Evidence-Based Solutions to Fight the Opioid Epidemic

Evidence-Based Solutions to Fight the Opioid Epidemic
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Congress will consider a comprehensive opioid package this week. It is a step in the right direction, but we cannot rely solely on Congress alone to provide a solution to this historic national epidemic. As the public debate on how to combat the opioid epidemic rages on, Americans continue to fall victim to this terrible addiction. Young people are dying, children are forced into foster care, and the criminal justice and healthcare systems are overwhelmed with the rise in crime and overdoses resulting from the crisis.

Addiction has plagued our nation for decades, but the opioid crisis is unique. One recent news story referred to it as the “epidemic of epidemics,” leaving a trail of destruction in its wake. The statistics are devastating. An estimated 27 million people use illicit drugs or misuse prescription medications in the U.S. each year. In fact, drug overdose is the leading cause of death for Americans under the age of 50. All that, plus our yearly death toll is rising faster than ever, primarily due to opioids. In 2015, one in every 50 deaths was directly related to drugs. Last year, drug overdoses killed more Americans than guns or car accidents. To put this into perspective: deaths from opioid abuse each year exceed the HIV epidemic at its peak.

Still, too often, the conversation around addiction – and around those who have succumbed to opioid abuse, in particular – is that it's a moral failing.  No, it's a medical condition just like diabetes, or hypertension.

Understandably, lawmakers and policy experts often get wrapped up in assigning blame for the epidemic: drug manufacturers, doctors, an eroding culture and economy. Americans want answers, and sometimes it’s easier to point fingers than to consider solutions. Of course, it’s essential we address problems where they exist; but it’s essential we do so without attaching a stigma to addiction along the way.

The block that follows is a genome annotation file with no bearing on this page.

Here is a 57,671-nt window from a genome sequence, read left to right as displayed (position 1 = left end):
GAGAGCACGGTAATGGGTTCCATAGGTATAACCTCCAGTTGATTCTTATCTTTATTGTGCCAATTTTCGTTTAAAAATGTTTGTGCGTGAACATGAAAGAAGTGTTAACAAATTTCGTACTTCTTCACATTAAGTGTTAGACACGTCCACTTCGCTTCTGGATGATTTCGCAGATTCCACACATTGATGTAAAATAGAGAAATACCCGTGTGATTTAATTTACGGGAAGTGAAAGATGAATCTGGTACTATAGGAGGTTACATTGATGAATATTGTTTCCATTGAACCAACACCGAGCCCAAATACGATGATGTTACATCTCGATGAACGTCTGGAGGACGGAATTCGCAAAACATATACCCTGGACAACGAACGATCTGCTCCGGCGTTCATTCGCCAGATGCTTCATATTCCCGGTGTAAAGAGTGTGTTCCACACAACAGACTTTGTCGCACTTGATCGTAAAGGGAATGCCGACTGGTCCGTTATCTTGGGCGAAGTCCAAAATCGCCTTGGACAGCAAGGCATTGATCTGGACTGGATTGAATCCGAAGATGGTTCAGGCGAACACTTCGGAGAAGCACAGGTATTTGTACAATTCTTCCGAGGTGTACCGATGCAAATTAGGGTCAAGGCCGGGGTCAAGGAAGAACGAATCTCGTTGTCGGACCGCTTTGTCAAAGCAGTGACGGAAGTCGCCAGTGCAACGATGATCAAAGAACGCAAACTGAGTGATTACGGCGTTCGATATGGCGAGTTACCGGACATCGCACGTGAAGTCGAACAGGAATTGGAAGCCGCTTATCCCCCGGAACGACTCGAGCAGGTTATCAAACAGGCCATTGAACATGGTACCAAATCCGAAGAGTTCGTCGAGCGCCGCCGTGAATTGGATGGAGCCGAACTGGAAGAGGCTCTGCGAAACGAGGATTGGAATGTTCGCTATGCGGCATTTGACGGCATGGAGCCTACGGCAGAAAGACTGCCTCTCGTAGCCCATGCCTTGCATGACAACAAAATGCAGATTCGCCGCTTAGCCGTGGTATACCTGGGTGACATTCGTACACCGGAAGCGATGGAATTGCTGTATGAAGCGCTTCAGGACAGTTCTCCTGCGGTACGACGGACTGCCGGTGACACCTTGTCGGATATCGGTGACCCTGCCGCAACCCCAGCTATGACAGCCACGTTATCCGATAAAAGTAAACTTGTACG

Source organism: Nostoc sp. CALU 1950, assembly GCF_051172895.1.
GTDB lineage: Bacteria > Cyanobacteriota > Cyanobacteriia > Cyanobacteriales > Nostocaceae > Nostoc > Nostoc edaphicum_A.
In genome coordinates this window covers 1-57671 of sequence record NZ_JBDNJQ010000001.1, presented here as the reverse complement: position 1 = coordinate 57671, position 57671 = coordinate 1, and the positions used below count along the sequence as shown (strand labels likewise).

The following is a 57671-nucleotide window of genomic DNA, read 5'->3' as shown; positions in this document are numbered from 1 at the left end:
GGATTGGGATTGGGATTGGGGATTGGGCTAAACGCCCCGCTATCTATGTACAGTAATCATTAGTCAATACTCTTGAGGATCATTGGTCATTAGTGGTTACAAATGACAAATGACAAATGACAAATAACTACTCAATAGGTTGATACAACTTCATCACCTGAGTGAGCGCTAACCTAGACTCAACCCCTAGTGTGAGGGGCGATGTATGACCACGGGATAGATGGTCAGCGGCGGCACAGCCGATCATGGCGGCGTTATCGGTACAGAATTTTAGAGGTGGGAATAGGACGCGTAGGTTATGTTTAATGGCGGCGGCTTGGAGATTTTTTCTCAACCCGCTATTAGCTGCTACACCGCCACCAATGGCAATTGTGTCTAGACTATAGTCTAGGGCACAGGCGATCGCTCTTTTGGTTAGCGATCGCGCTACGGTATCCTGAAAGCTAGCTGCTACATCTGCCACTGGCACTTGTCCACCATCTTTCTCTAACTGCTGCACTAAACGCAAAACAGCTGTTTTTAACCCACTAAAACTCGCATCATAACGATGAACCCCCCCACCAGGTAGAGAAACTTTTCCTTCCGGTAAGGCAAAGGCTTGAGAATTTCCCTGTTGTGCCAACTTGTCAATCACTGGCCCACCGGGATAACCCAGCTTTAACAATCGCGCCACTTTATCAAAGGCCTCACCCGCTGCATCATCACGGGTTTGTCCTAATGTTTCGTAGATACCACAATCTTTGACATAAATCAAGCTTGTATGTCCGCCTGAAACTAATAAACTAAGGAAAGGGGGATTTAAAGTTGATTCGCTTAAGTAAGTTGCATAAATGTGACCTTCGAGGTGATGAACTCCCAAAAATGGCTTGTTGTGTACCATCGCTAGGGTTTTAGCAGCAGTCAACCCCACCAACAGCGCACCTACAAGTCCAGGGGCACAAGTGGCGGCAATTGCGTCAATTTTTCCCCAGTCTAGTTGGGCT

The truth is, there isn’t a single cause of the opioid crisis. Addiction – and the opioid epidemic, specifically – is caused by a multitude of factors. That’s why we need to shift the conversation away from blame, and toward a more positive conversation around treatment: increasing access to it and offering the right treatment for the right patient. Some might be surprised to learn that despite the skyrocketing numbers of Americans succumbing to addiction, a mere 10 percent of those suffering get help. That has to change. 

As a psychiatrist, I have seen firsthand the various paths that lead people to addiction. There is not one way to get addicted, and just the same there isn't just one way to get sober. Treatments must be individualized and tailored to meet patient needs.

Integrative medicine allows physicians to assess patient needs and provide them with the best course of treatment. For addiction this could mean medication-assisted treatment such as FDA-approved Methadone, Buprenorphine, and Naltrexone, as well as psychotherapeutic interventions, peer support groups, and family therapy. No one way will work for everyone, but all options must be on the table.

While peer support groups on their own may work for some, others may need medication assistance. In fact, patients who receive medication-assisted treatment for opioid addiction are 50 percent less likely to die from this awful disease. As physicians, we must focus on evidence-based solutions to pressing problems, instead of allowing our emotions to interfere.

If we do not act decisively and urgently, the death rate will continue to rise, and more people will fall prey to addiction. As physicians, it is vital that we keep researching solutions that lead to better outcomes for more patients.

I have spent my career researching and treating addiction, considering the severity of how opioids are impacting individuals, communities and our country, and thinking about the wide range of treatment options for patients who are suffering from this disease. We must work together -- physicians, pharmaceutical companies, policymakers and average citizens – to fight back against this epidemic.

Dr. Michael Genovese is the Chief Medical Officer of Acadia Healthcare.

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